Thursday, April 30, 2009

New FriendFeed layout, but there is a fix...

FriendFeed is the missing link between social [bookmarking|news|...] and IRC (#cdk on; I quite like it. Anyway, as of today, they have a new layout, and that I do not like. No more icons for feed types, and big avatar photo's. Really, I *know* what my fellow blogger look like (even met many of them in London last year). The rest of the layout is a bit too colourful for my taste.

Fortunately, Neil posted three very useful GreaseMonkey script to clean stuff (and since I use those to link science databases and resources anyway, see Christmas Presents and DOI:10.1186/1471-2105-8-487): FriendFeed Service Icons, Cleaner FriendFeed, and Remove avatars from Friendfeed beta. The last may require the script target websites to no longer point to the beta server, but the real thing. However, by the time you read this, the script may already be updated.

After installing these, my FriendFeed page looks better again:

Wednesday, April 29, 2009

Things to do...

I know I am lagging behind things... been busy and did not have time to reply to everyone yet. Some TOREPLY's go back more then a month. Sorry about that!

Some of the things on my TODO list (in random order): Bioclipse2 bug fixes, CDK patch reviewing (e.g. vflib), look at the Jmol-CDK bridge and bring it into action in Bioclipse2, RDF for PubChem, convert the Woordenboek Organische Chemie data into in RDF, RDF for NMRShiftDB, align with ChemAxiom, publish about the Bioclipse2 RDF feature, finish the MetWare paper, write a metabolomics feature for Bioclipse2, finish the pKa prediction in the CDK, write 100% coverage CDK 2 CML 2 CDK, implement atom parity stereochemistry from SMILES and/or MDL molfiles, use supervised SOMs in QSAR, user supervised SOMs in proteochemometrics, study variable influence on supervised SOM models, make my thesis Open in the Radboud University library repository (excluding the papers I no longer have copyright on), update the QSAR and algorithm ontologies in OWL, create a web page with life ONS solubility RDF, create an ONS solubility Bioclipse2 feature, study the CDK fingerprint performance compared to the new PubChem fingerprint, make Chemical blogspace aware of the ChemSpider widget, interest people for an unconference in Stockholm or Uppsala, move house, learn to Swedish, get a driver license, implement a memory more-efficient CDK interfaces implementation, promote XMPP services which are better than SOAP, and write more papers, work on CMLSpect for metabolomics, finish the CDK book, finally get a grant application approved, read up with literature and summarize in blog, port the Jmol UFF force field code to the CDK, analyze atom typing in the CDK against PubChem and StarLite, compile strigi-chemistry again KDE 4.2.2, finish homepage, ... you know the regular list of things to do.

If you happen to be a masters student interested in doing a internship/practical here in Uppsala (unpaid, but you will learn so much), just email me.

Friday, April 24, 2009

CDK Workshop 2009 #3

Last of my writing on the CDK Workshop. It was great fun meeting all the CDK developers and users, and thanx to everyone for all that they contributed, in particular during the unconference part! Yesterday, I had a travel day, and slept 12 hours in one go last nite. This leaves me with a long list of follow emails, CDK patches and many other things to catch up with. But it was more than worth it.

In the next months, we will say which conversations during the workshop will lead to fruitful collaborations and new CDK contributions. I already have a patch around for @cdk.threadsafe and @cdk.threadnonsafe in reply to the Threading session at the unconference, which I'll ask Rajarshi to review.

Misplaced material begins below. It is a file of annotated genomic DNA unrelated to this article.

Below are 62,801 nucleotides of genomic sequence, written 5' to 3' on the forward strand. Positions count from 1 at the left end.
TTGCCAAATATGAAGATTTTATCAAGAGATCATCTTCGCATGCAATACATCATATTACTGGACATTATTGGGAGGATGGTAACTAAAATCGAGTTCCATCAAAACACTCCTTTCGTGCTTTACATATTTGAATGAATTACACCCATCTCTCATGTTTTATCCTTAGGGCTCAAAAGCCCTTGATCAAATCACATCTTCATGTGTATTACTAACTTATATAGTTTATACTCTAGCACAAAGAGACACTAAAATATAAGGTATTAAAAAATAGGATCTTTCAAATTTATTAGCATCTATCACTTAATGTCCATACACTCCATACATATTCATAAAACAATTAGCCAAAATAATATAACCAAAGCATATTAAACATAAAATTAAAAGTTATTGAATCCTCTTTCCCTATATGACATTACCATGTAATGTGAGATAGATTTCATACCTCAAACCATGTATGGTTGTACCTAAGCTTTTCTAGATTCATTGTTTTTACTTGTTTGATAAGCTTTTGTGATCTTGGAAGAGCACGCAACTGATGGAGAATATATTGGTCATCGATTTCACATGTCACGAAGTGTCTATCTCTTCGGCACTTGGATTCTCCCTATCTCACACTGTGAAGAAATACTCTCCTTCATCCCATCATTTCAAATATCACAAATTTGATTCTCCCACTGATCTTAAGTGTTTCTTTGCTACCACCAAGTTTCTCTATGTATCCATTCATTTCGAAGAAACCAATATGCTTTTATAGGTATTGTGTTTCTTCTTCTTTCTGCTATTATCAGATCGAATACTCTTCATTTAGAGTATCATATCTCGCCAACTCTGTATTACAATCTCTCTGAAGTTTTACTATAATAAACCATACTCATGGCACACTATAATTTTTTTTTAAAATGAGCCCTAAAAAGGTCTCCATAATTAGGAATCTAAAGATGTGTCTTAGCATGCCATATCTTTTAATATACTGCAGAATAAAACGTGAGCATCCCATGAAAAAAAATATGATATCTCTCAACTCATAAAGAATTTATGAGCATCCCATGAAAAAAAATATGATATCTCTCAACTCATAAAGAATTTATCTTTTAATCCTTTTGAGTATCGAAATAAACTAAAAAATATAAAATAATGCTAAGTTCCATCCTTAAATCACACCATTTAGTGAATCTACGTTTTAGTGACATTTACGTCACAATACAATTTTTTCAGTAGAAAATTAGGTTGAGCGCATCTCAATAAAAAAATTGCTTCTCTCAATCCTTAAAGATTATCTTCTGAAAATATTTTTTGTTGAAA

Earlier in this series:

Wednesday, April 22, 2009

My CDK Workshop 2009 Course Material #2

I wrote about my course material, and now complement that with the (three) slides:
CDK Workshop 2009 Slides CDK Workshop 2009 Slides Egon Willighagen My (three) slides for CDK Workshop 2009.

CDK Workshop 2009 #2

The second CDK Workshop day started off with application presentations, which are well covered by Chris' blog posts:. You can also find coverage on Twitter by Jim and Nico.

The afternoon we had a more development oriented unconference. It was a bit exciting for me and Chris as previous such sessions at CDK workshops involved 5 to 10 participants instead some 20+ now, but things nicely self-organized into 5 sessions:

In words, and linking to the coverage in the CDK wiki:

Tuesday, April 21, 2009

CDK Workshop 2009 #1

Coverage on Planet CDK, Twitter #cdkws2009, Friend Feed's CDK room, and on this Wiki page. Chris blogged too.

Monday, April 20, 2009

My CDK Workshop 2009 Course Material

CDK Workshop 2009 Intro Course Material CDK Workshop 2009 Intro Course Material Egon Willighagen Course material for my part of the CDK Workshop 2009.

Friday, April 17, 2009

Downloading Domoic Acid from PubChem

The identity of domoic acid has been under discussion (see here, here and here). (And I very much like the ChemSpider service to make it easy to copy data from ChemSpider into WikiPedia ChemBoxes; cheers!)

Now, my practical in next weeks CDK Workshop will use Groovy (please install it on your laptop!), and am hacking up example scripts for the course material, and came up with this script to download the structure of domoic acid from PubChem (CID:5282253):

CDK 1.2.1 Released

I just released CDK 1.2.1 (aka The CDK Workshop 2009 Release), which is now available for download from SourceForge. The source can be found in our Git repository. The changes since 1.2.0 are mostly bug fixing, new unit tests, and minor clean up here and there:
Fixed bug 2714283, which properly throws an exception when rings are not closed properly. If a ring is not closed with the appropriate ring number, InvalidSmilesException is thrown. Matches Daylight behavior
Fixed bug 2729120 and added unit test
Updated comment to fix bug 2768643.
Partial fix for bug 2719237. Made getBondOrderSum static, added unit test for it
Typo: proteinl -> protein
Made class public, to unbreak adding it to the build/*.javafiles
Partially fixed SMARTS matching for R0. Updated target molecule initialization to explicitly indicate atoms not in a ring and also updated RingMembership atom to do an explicit check when R0 is specified. Partially fixes bug 2587204
Fixed dubious equality test. A private method was checking Double objects via reference. Worked fine when they were null. Fails when we need to compare by value. Code is updated to take it into account. Added unit test (and made the method protected so that it can be tested)
Added test method annotation. Completes coverage for data module
Refactored ChiIndexUtils to make it package private. Cleans up public API, since it is only used by chi descriptor code. Updated all dependent classes. Moved test code (which needs to be filled in!) as well
Code cleanup of ChiIndexUtils. Converted to 1.5 idioms
Clean up of PathTools and added test method annotation, so that core is completely covered
Fixed the previous commit to edit the cdk.keyword line, not the cdk.module line
More consistent keywords used
Added a test to ensure that Integer objects are compared by value rather than reference